e-3 Visa guide

VISA interview


Create a new profile on this site. This will be your profile for the rest of the application process. To log back in to your account at any time, go here.


Once you have created a profile, pay the visa application fee from your new account. The fee information is available here. Payment can be made by credit card.

Following payment, you will receive an email confirmation with a receipt number. Print a copy of the email and make a note of the receipt number. You will need it for your visa interview.


You will need three pieces of information to book your interview appointment:

  • Passport number.

  • Receipt number from payment of the visa application fee.

  • 10-digit barcode number from your DS-160 confirmation page.

Schedule your appointment via the link on your account home page. The site displays the available time slots at the selected consulate. The wait times vary depending on the consulate, so ensure you factor that in when booking flights. For example, I booked my visa interview for Perth on a Wednesday and the first available slot was the following Tuesday. Sydney and Melbourne can have wait times of two weeks or more, depending on the time of year. Canada and the U.K. tend to be longer, Barbados shorter.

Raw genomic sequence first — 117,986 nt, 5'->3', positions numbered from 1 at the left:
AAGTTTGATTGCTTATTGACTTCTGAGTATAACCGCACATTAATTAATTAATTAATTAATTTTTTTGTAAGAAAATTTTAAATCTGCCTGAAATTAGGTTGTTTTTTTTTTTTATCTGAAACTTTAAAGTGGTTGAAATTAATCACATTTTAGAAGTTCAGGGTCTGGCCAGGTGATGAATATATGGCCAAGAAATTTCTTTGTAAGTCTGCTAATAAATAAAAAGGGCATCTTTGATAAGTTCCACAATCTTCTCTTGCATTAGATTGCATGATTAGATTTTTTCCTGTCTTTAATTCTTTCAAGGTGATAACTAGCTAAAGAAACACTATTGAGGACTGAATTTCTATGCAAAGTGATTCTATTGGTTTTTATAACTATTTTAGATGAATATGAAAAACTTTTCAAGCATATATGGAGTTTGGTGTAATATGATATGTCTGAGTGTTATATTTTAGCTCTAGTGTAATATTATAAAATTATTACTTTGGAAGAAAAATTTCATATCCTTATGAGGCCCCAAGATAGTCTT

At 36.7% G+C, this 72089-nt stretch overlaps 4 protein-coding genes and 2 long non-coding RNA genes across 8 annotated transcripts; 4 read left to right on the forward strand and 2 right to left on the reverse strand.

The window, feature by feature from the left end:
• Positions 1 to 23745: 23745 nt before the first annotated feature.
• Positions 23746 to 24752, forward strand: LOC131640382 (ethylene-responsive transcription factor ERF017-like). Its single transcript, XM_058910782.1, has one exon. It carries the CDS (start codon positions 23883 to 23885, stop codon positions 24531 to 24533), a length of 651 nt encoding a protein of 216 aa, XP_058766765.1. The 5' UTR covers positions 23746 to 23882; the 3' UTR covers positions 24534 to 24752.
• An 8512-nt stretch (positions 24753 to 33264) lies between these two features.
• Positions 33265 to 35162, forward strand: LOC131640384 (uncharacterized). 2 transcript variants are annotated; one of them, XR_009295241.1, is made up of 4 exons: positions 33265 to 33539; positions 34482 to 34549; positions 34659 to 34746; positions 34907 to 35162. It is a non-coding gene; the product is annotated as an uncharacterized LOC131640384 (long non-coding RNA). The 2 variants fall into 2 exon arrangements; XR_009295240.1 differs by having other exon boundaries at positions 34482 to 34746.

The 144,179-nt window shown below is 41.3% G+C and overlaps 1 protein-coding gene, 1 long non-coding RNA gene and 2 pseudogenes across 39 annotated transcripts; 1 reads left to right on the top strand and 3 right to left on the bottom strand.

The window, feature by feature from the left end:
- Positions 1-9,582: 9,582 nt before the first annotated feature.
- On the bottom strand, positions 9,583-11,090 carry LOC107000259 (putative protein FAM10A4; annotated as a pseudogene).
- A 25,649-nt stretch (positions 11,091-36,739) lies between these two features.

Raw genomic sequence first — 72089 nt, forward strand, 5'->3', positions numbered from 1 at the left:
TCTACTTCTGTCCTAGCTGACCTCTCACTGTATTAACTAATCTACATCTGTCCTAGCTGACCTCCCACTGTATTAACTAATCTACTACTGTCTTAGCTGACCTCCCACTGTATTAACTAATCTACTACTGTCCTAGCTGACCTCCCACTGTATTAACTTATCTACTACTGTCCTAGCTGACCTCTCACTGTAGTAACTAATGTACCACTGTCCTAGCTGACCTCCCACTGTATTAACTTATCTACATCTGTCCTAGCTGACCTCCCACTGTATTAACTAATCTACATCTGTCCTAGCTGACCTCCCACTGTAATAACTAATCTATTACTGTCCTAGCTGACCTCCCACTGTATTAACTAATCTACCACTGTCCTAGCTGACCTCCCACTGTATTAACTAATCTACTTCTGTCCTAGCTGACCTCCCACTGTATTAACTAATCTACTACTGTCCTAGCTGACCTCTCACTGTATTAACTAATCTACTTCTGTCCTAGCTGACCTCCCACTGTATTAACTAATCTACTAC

Note: If you are in a rush, you can request an emergency appointment in certain (and very rare) circumstances. If you don’t qualify for an emergency appointment, your best bet is to continue checking your account for an earlier slot to open up due to a cancellation.


In most cases the interview is very straightforward. That said, you do hear horror stories, so it’s always better to be prepared. Check this website to make sure you have the required documents. The following is a list of documents that I brought to my interview, including whether the consular officer required the document or not:

  • Visa interview appointment confirmation – Consular officer required this document.

  • DS-160 confirmation page – Required.

  • Current passport – Required.

  • Letter of offer from employer – Required.

  • Letter of support from employer – Required.

  • Visa application fee payment receipt – Required.

  • Original certified and signed LCA – Required. (The U.S. Canberra Embassy FAQ states that a copy of the LCA is sufficient, but I brought the original. You should do the same if you can.)

  • Original and copies of university degrees – Consular officer asked to see the originals and took the copies.

  • Original and copies of university academic transcript – I wasn’t asked for these document.

  • Resume – I wasn’t asked for this.

  • Old passport – I wasn’t asked for this.

  • Letter from previous employer confirming employment – I wasn’t asked for this.

  • Itinerary for travel to New York – I wasn’t asked for this.

  • List of previous employers – I wasn’t asked for this.

  • Bank statements from local banks detailing connection to Australia – I wasn’t asked for these.

STEP 5 - Attend the interview